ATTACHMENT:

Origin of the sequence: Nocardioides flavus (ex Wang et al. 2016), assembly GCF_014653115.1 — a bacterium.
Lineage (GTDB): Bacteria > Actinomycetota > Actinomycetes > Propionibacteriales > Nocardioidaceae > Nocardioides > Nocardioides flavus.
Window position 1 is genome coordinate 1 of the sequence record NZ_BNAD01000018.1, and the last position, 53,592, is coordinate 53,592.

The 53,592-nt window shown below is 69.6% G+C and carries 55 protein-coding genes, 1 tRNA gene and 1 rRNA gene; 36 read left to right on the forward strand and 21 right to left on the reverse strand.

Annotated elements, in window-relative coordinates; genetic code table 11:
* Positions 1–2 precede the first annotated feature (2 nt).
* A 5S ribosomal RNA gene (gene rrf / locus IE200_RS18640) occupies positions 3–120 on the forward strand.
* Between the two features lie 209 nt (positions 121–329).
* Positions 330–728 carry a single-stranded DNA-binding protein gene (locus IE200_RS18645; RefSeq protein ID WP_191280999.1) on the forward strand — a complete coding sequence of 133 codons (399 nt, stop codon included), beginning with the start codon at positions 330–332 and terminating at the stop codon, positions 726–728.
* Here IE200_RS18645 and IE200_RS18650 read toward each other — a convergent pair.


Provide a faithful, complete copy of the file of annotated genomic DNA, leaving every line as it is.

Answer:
Origin of the sequence: Nocardioides flavus (ex Wang et al. 2016), assembly GCF_014653115.1 — a bacterium.
Lineage (GTDB): Bacteria > Actinomycetota > Actinomycetes > Propionibacteriales > Nocardioidaceae > Nocardioides > Nocardioides flavus.
Window position 1 is genome coordinate 1 of the sequence record NZ_BNAD01000018.1, and the last position, 53,592, is coordinate 53,592.

The 53,592-nt window shown below is 69.6% G+C and carries 55 protein-coding genes, 1 tRNA gene and 1 rRNA gene; 36 read left to right on the forward strand and 21 right to left on the reverse strand.

Annotated elements, in window-relative coordinates; genetic code table 11:
* Positions 1–2 precede the first annotated feature (2 nt).
* A 5S ribosomal RNA gene (gene rrf / locus IE200_RS18640) occupies positions 3–120 on the forward strand.
* Between the two features lie 209 nt (positions 121–329).
* Positions 330–728 carry a single-stranded DNA-binding protein gene (locus IE200_RS18645; RefSeq protein ID WP_191280999.1) on the forward strand — a complete coding sequence of 133 codons (399 nt, stop codon included), beginning with the start codon at positions 330–332 and terminating at the stop codon, positions 726–728.
* Here IE200_RS18645 and IE200_RS18650 read toward each other — a convergent pair.